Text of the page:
Baise-moi (translation: Fuck Me) lit the touchpaper for a new movement of French extremism in cinema and literature. The movie, which starred two former porn actresses, proved so shocking that it became the first film in France to be banned for 28 years and was only released after an outcry from anti-censorship campaigners.

With its depictions of graphic sex and nihilistic violence, the film has become the visual mascot of a new wave of hardcore feminism in France that seeks to subvert traditionally male boundaries with a savage and frequently uncomfortable honesty. Just as French women have begun to emerge in the political arena – Ségolène Royal was the first female presidential candidate in 2007; almost half the members of Sarkozy’s cabinet are women – so they have also started to demolish cultural stereotypes.

In her 2002 memoir, The Sexual Life of Catherine M, the author Catherine Millet details with unflinching precision her childhood experiences of masturbation and her adult predilection for group sex. Her new book, Jealousy: The Other Life of Catherine M, examines the debilitating nature of her own envy when she discovered her husband was also having affairs. It, too, describes her masturbation fantasies, but neither work was written to titillate amale audience. “For me, a pornographic book is functional, written to help you to get excited,” she explains. “If you want to speak about sex in a novel or any ‘ambitious’ writing, today, in the 21st century, you must be explicit. You cannot be metaphorical any longer.”

Similarly, Catherine Breillat’s 1999 film Romance blurs the line between porn and erotic provocation, taking sexual images out of their usual context and making them deliberately unappealing – a woman’s genitalia, for instance, is filmed as she gives birth. “People asked why I filmed the birth face-on,” said Breillat. “I say: ‘Because you’re asking me that question.'” Despentes puts it another way: “The point is not to be shocking but to change the shape of things.”

France has a long tradition of writers and artists who have propagated their own challenging visions of sexuality – from the Marquis de Sade’s sadomasochistic reveries to Georges Bataille’s explorations of the ambiguity of sex as a subversive force in Blue of Noon. More recently, Michel Houellebecq’s work has included unsparing descriptions of sexual conquest.

But it is only relatively recently that women have felt able to tackle these same themes in public. As late as 1954, Story of O, an erotic novel of dominance and submission written by Anne Desclos, was published under a pseudonym. In 1968, while students were shouting Marxist slogans from the barricades, French women were still not allowed to wear trousers to work, and wives required their husband’s permission to open a bank account.

The paradoxical relationship between misogyny and liberality in France meant that when Despentes broke through the gender divide, she did so in spectacular style. Baise-moi blazed the trail for other female artists who sought to shatter cultural and sexual taboos, including the director Claire Denis, whose 2001 film Trouble Every Day depicts a female cannibal sated only when she consumes the bodies of her ill-fated lovers. Less brutal, and yet equally revealing in its own muted fashion, Christine Jordis’s 2005 novel Rapture was a candid account of erotic love and sexual abandon. The intention of these women, it seems, is to reappropriate the traditionally male preserves of sex, pornography and aggression by bringing them firmly into the female sphere.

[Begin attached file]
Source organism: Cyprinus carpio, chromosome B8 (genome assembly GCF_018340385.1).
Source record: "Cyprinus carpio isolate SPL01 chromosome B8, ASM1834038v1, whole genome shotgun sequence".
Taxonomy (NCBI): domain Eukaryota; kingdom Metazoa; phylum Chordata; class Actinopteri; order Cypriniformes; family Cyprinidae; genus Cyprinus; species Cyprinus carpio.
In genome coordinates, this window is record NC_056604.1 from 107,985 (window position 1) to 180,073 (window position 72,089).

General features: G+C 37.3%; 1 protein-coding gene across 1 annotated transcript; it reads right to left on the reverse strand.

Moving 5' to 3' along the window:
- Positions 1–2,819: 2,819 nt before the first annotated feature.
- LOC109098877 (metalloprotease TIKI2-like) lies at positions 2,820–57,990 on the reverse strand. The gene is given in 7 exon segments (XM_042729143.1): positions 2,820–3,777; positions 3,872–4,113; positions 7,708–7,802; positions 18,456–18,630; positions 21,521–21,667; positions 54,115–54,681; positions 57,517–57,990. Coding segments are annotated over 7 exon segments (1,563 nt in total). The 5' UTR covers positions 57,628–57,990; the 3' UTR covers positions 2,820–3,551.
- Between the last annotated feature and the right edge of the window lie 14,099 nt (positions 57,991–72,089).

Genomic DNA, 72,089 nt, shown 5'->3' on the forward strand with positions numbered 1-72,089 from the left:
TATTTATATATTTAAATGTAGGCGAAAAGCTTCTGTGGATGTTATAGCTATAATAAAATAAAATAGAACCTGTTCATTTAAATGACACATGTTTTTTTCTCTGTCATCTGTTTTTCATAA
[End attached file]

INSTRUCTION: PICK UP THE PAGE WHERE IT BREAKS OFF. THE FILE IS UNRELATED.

Despentes’s new book, King Kong Theory, gives them a manifesto. Part memoir, part political pamphlet, it is a furious condemnation of the “servility” of enforced femininity and was a bestseller in France – the title refers to her contention that she is “more King Kong than Kate Moss”. Superficial femininity, she argues, must be challenged so that women become free to act as they really are, rather than how their menfolk most want them to appear. It also deals with Despentes’s experience of rape. In 1986, when she and a female friend were hitch-hiking back from Paris to their home town of Nancy, the two girls were picked up by three men who attacked them. Despentes explains that while many rape victims respond by feeling misplaced guilt – as though they brought the attack on themselves by being too conspicuously female; as though their mere survival indicated they somehow “wanted it” – her conscious response was anger. She chose fury. That was how she coped.

It is no coincidence that Manu, one of the two female protagonists in Baise-moi, is brutally raped by three men before embarking on her indiscriminate killing spree. Her reaction is the traditionally male response of undiluted aggression. “Girls are never, never taught to be violent,” says Despentes. “We are accustomed to seeing women being killed [in films], being really afraid, covered in blood. I think it’s good to see the counterpoint.”

Femininity, she says, has had to become harmless in order to reassure a 21st-century masculinity that finds itself in crisis. So that “ugly women” or threatening women, women who are too aggressive or ambitious, violent women who kill on a whim, women who choose to sell sex for a living, are deliberately sidelined and ignored. According to Despentes, they are not part of the socially acceptable face of femaleness. “There should be dozens of movies showing lots of violent, angry, sexually active women getting really wild,” she says, taking a languid drag on her cigarette.